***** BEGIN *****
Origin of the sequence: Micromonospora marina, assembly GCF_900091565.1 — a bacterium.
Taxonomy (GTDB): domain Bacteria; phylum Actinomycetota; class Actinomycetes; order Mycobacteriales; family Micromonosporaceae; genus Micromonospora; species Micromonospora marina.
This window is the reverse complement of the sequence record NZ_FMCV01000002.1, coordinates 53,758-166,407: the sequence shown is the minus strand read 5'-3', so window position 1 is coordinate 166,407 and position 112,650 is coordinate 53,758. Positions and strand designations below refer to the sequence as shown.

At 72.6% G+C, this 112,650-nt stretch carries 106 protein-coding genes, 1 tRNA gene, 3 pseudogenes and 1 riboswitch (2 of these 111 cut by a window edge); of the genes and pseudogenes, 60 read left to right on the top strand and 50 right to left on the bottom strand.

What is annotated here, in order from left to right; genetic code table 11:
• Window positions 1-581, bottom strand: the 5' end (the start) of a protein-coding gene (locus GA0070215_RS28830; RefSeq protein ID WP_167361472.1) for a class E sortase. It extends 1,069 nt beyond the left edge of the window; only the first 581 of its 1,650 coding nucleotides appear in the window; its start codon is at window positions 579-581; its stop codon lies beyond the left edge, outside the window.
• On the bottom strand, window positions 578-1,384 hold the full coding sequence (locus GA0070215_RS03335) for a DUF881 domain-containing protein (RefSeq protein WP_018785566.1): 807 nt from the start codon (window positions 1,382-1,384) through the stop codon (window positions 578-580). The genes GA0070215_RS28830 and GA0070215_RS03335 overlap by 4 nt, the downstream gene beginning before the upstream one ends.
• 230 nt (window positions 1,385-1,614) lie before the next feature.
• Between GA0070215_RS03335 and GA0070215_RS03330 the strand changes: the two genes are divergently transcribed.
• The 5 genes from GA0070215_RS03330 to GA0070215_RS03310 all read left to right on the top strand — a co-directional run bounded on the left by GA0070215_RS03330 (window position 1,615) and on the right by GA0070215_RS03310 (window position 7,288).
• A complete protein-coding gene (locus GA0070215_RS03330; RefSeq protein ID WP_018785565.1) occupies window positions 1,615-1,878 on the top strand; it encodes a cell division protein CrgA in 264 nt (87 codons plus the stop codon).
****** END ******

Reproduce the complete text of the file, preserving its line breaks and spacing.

Origin of the sequence: Micromonospora marina, assembly GCF_900091565.1 — a bacterium.
Taxonomy (GTDB): domain Bacteria; phylum Actinomycetota; class Actinomycetes; order Mycobacteriales; family Micromonosporaceae; genus Micromonospora; species Micromonospora marina.
This window is the reverse complement of the sequence record NZ_FMCV01000002.1, coordinates 53,758-166,407: the sequence shown is the minus strand read 5'-3', so window position 1 is coordinate 166,407 and position 112,650 is coordinate 53,758. Positions and strand designations below refer to the sequence as shown.

At 72.6% G+C, this 112,650-nt stretch carries 106 protein-coding genes, 1 tRNA gene, 3 pseudogenes and 1 riboswitch (2 of these 111 cut by a window edge); of the genes and pseudogenes, 60 read left to right on the top strand and 50 right to left on the bottom strand.

What is annotated here, in order from left to right; genetic code table 11:
• Window positions 1-581, bottom strand: the 5' end (the start) of a protein-coding gene (locus GA0070215_RS28830; RefSeq protein ID WP_167361472.1) for a class E sortase. It extends 1,069 nt beyond the left edge of the window; only the first 581 of its 1,650 coding nucleotides appear in the window; its start codon is at window positions 579-581; its stop codon lies beyond the left edge, outside the window.
• On the bottom strand, window positions 578-1,384 hold the full coding sequence (locus GA0070215_RS03335) for a DUF881 domain-containing protein (RefSeq protein WP_018785566.1): 807 nt from the start codon (window positions 1,382-1,384) through the stop codon (window positions 578-580). The genes GA0070215_RS28830 and GA0070215_RS03335 overlap by 4 nt, the downstream gene beginning before the upstream one ends.
• 230 nt (window positions 1,385-1,614) lie before the next feature.
• Between GA0070215_RS03335 and GA0070215_RS03330 the strand changes: the two genes are divergently transcribed.
• The 5 genes from GA0070215_RS03330 to GA0070215_RS03310 all read left to right on the top strand — a co-directional run bounded on the left by GA0070215_RS03330 (window position 1,615) and on the right by GA0070215_RS03310 (window position 7,288).
• A complete protein-coding gene (locus GA0070215_RS03330; RefSeq protein ID WP_018785565.1) occupies window positions 1,615-1,878 on the top strand; it encodes a cell division protein CrgA in 264 nt (87 codons plus the stop codon).